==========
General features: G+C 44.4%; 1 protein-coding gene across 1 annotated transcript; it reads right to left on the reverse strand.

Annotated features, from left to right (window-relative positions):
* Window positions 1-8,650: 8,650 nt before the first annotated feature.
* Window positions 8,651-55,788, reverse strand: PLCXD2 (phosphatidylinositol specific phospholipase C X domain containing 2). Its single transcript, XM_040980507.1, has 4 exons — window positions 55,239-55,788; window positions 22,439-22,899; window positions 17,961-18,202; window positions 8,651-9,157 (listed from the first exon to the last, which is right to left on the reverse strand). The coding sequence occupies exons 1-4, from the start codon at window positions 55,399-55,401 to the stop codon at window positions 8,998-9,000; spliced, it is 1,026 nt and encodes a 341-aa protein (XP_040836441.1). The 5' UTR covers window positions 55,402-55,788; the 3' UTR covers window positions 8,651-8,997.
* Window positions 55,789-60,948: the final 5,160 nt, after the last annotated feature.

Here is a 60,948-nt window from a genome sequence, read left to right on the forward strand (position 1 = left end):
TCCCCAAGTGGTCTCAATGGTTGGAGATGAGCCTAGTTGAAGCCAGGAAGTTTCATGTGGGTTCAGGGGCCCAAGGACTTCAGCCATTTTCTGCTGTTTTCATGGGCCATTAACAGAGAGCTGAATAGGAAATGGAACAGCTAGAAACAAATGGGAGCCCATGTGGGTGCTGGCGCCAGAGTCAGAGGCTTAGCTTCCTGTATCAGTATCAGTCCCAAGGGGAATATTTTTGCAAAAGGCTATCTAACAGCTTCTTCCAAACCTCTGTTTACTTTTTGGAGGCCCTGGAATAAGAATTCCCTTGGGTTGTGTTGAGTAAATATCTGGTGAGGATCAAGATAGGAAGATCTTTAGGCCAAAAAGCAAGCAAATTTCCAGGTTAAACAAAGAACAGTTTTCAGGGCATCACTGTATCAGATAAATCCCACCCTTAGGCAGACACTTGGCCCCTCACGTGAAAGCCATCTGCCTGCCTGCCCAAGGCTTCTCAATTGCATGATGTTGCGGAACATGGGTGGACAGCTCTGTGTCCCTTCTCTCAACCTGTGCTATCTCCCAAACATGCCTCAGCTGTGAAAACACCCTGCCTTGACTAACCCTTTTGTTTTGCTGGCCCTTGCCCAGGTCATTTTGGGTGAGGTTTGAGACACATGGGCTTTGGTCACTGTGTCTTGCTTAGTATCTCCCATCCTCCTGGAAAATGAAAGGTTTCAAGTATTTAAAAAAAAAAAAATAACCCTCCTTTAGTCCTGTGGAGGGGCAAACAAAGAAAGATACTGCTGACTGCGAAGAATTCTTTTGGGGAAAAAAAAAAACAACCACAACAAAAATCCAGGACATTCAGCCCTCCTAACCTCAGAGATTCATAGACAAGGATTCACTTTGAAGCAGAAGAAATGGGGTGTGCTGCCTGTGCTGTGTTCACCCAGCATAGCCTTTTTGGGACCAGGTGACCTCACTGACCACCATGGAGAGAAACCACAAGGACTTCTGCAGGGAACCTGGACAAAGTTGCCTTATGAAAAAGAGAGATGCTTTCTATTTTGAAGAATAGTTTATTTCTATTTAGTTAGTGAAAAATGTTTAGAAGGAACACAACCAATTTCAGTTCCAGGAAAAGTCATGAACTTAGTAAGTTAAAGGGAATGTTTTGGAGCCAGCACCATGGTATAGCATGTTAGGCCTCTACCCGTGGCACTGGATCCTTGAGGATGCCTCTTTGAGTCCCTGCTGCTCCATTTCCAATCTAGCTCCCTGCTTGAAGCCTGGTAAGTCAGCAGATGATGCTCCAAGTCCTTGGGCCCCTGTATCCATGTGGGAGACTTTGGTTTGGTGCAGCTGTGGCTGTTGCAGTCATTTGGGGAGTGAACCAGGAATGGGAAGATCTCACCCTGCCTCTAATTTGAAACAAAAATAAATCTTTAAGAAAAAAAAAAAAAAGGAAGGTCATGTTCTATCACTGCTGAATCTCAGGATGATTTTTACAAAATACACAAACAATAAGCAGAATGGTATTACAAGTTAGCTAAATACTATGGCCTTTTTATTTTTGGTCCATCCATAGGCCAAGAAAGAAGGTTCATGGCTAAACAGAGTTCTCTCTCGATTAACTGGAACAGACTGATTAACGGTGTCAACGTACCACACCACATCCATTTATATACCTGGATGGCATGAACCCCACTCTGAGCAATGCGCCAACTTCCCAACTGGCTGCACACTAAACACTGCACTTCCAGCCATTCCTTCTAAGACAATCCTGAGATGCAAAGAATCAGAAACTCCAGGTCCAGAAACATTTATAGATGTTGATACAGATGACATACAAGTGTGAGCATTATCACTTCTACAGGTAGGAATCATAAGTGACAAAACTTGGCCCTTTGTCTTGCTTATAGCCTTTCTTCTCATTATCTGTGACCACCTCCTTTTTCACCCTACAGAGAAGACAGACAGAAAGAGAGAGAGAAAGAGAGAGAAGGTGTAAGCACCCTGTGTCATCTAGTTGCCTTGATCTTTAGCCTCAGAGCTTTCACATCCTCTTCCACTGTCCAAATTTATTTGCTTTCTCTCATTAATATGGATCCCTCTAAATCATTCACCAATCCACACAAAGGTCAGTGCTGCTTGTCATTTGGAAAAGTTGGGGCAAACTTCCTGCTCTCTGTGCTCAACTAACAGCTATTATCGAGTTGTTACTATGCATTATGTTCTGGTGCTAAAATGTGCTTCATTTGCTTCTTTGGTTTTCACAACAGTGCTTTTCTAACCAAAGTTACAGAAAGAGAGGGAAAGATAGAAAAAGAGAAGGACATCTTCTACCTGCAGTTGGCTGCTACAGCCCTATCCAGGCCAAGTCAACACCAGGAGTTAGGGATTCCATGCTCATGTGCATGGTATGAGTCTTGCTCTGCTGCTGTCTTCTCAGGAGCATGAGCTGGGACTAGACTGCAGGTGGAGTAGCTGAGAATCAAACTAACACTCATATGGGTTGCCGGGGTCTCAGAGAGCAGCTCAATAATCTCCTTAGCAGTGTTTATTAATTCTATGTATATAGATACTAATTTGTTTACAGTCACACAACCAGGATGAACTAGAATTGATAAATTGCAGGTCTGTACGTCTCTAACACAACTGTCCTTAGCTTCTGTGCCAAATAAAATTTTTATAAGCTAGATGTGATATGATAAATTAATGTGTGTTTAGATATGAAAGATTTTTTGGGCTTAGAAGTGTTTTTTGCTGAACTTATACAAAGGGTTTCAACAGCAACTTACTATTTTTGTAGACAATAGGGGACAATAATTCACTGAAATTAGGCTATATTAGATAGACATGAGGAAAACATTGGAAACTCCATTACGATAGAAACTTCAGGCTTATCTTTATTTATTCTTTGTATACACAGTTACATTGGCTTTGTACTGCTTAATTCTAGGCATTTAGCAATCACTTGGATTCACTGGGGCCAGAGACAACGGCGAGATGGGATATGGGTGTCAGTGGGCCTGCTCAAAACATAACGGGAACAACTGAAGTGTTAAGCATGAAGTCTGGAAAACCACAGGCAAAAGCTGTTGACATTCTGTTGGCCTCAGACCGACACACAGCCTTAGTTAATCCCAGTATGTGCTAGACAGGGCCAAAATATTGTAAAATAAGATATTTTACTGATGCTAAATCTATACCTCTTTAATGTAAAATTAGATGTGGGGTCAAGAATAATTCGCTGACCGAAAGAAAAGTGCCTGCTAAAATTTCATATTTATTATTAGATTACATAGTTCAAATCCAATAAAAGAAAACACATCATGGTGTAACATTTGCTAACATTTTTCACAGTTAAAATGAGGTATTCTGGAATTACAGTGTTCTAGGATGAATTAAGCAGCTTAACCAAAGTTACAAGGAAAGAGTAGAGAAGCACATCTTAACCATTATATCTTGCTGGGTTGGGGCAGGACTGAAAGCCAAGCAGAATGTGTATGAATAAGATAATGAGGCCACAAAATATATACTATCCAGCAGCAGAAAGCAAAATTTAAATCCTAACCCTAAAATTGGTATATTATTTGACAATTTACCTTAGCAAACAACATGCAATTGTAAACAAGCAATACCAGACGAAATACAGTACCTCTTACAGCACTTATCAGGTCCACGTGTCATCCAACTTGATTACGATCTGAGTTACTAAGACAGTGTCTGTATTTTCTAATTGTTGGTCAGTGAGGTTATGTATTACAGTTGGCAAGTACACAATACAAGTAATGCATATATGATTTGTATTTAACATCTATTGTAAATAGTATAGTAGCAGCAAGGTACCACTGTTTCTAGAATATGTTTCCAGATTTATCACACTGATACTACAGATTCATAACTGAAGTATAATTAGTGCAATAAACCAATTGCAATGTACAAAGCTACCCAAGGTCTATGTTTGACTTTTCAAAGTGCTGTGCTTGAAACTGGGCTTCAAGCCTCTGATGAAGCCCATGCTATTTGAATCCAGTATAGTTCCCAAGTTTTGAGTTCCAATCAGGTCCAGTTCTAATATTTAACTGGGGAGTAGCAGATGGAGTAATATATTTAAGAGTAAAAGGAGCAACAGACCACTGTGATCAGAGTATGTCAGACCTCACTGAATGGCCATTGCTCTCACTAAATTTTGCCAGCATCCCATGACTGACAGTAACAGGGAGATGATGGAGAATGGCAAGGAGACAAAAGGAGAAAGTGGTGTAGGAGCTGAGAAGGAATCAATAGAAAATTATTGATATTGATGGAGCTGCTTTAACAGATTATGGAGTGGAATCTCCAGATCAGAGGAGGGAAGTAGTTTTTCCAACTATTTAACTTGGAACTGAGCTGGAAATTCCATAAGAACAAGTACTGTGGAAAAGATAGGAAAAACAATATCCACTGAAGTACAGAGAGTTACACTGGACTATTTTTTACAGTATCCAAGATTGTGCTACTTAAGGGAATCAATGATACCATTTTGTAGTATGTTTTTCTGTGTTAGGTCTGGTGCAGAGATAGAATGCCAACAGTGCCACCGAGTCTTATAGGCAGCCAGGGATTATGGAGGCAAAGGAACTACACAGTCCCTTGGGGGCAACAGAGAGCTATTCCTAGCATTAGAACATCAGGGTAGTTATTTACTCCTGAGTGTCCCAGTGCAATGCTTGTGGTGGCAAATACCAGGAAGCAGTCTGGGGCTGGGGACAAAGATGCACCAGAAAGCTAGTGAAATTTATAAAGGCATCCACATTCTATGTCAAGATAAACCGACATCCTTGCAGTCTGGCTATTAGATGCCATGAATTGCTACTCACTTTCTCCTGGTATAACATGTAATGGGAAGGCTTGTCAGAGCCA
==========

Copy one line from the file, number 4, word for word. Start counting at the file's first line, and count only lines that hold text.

* Window positions 8,651-55,788, reverse strand: PLCXD2 (phosphatidylinositol specific phospholipase C X domain containing 2). Its single transcript, XM_040980507.1, has 4 exons — window positions 55,239-55,788; window positions 22,439-22,899; window positions 17,961-18,202; window positions 8,651-9,157 (listed from the first exon to the last, which is right to left on the reverse strand). The coding sequence occupies exons 1-4, from the start codon at window positions 55,399-55,401 to the stop codon at window positions 8,998-9,000; spliced, it is 1,026 nt and encodes a 341-aa protein (XP_040836441.1). The 5' UTR covers window positions 55,402-55,788; the 3' UTR covers window positions 8,651-8,997.